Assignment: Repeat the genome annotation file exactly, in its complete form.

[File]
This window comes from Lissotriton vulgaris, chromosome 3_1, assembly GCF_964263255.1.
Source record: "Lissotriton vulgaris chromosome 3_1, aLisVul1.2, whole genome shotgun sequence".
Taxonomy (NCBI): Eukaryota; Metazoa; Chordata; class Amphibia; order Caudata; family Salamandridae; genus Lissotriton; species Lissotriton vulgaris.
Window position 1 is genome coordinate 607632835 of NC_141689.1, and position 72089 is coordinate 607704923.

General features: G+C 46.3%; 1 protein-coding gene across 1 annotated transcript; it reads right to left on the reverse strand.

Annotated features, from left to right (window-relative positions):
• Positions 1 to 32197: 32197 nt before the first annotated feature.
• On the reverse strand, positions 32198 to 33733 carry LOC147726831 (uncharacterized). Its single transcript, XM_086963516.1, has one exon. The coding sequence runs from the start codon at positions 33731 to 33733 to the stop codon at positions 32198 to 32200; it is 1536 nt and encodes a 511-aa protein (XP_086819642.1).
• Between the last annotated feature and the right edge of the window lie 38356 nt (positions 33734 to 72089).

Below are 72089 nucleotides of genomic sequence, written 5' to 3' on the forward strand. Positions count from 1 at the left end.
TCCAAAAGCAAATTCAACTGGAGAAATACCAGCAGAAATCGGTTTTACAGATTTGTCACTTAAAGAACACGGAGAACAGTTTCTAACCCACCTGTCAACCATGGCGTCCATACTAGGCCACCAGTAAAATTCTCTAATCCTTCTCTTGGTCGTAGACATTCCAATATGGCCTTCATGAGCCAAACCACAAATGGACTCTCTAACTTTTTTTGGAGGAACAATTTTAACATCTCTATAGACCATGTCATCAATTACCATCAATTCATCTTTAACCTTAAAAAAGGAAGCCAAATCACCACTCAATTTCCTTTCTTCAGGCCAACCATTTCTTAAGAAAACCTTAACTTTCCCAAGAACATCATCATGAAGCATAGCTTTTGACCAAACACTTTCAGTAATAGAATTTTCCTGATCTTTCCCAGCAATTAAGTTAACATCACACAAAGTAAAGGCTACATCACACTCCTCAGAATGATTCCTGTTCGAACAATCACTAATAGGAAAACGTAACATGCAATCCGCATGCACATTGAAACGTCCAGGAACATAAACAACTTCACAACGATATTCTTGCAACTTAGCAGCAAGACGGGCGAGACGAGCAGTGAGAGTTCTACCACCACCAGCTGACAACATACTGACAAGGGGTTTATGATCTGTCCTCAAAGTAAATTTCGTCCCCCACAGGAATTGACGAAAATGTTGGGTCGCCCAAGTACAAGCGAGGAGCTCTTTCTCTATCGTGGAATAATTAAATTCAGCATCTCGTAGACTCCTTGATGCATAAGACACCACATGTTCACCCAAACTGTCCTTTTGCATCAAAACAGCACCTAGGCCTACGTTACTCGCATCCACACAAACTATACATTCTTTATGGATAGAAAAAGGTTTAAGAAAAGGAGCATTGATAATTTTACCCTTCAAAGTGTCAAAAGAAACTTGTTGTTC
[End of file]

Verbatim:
This window comes from Lissotriton vulgaris, chromosome 3_1, assembly GCF_964263255.1.
Source record: "Lissotriton vulgaris chromosome 3_1, aLisVul1.2, whole genome shotgun sequence".
Taxonomy (NCBI): Eukaryota; Metazoa; Chordata; class Amphibia; order Caudata; family Salamandridae; genus Lissotriton; species Lissotriton vulgaris.
Window position 1 is genome coordinate 607632835 of NC_141689.1, and position 72089 is coordinate 607704923.

General features: G+C 46.3%; 1 protein-coding gene across 1 annotated transcript; it reads right to left on the reverse strand.

Annotated features, from left to right (window-relative positions):
• Positions 1 to 32197: 32197 nt before the first annotated feature.
• On the reverse strand, positions 32198 to 33733 carry LOC147726831 (uncharacterized). Its single transcript, XM_086963516.1, has one exon. The coding sequence runs from the start codon at positions 33731 to 33733 to the stop codon at positions 32198 to 32200; it is 1536 nt and encodes a 511-aa protein (XP_086819642.1).
• Between the last annotated feature and the right edge of the window lie 38356 nt (positions 33734 to 72089).

Below are 72089 nucleotides of genomic sequence, written 5' to 3' on the forward strand. Positions count from 1 at the left end.
TCCAAAAGCAAATTCAACTGGAGAAATACCAGCAGAAATCGGTTTTACAGATTTGTCACTTAAAGAACACGGAGAACAGTTTCTAACCCACCTGTCAACCATGGCGTCCATACTAGGCCACCAGTAAAATTCTCTAATCCTTCTCTTGGTCGTAGACATTCCAATATGGCCTTCATGAGCCAAACCACAAATGGACTCTCTAACTTTTTTTGGAGGAACAATTTTAACATCTCTATAGACCATGTCATCAATTACCATCAATTCATCTTTAACCTTAAAAAAGGAAGCCAAATCACCACTCAATTTCCTTTCTTCAGGCCAACCATTTCTTAAGAAAACCTTAACTTTCCCAAGAACATCATCATGAAGCATAGCTTTTGACCAAACACTTTCAGTAATAGAATTTTCCTGATCTTTCCCAGCAATTAAGTTAACATCACACAAAGTAAAGGCTACATCACACTCCTCAGAATGATTCCTGTTCGAACAATCACTAATAGGAAAACGTAACATGCAATCCGCATGCACATTGAAACGTCCAGGAACATAAACAACTTCACAACGATATTCTTGCAACTTAGCAGCAAGACGGGCGAGACGAGCAGTGAGAGTTCTACCACCACCAGCTGACAACATACTGACAAGGGGTTTATGATCTGTCCTCAAAGTAAATTTCGTCCCCCACAGGAATTGACGAAAATGTTGGGTCGCCCAAGTACAAGCGAGGAGCTCTTTCTCTATCGTGGAATAATTAAATTCAGCATCTCGTAGACTCCTTGATGCATAAGACACCACATGTTCACCCAAACTGTCCTTTTGCATCAAAACAGCACCTAGGCCTACGTTACTCGCATCCACACAAACTATACATTCTTTATGGATAGAAAAAGGTTTAAGAAAAGGAGCATTGATAATTTTACCCTTCAAAGTGTCAAAAGAAACTTGTTGTTC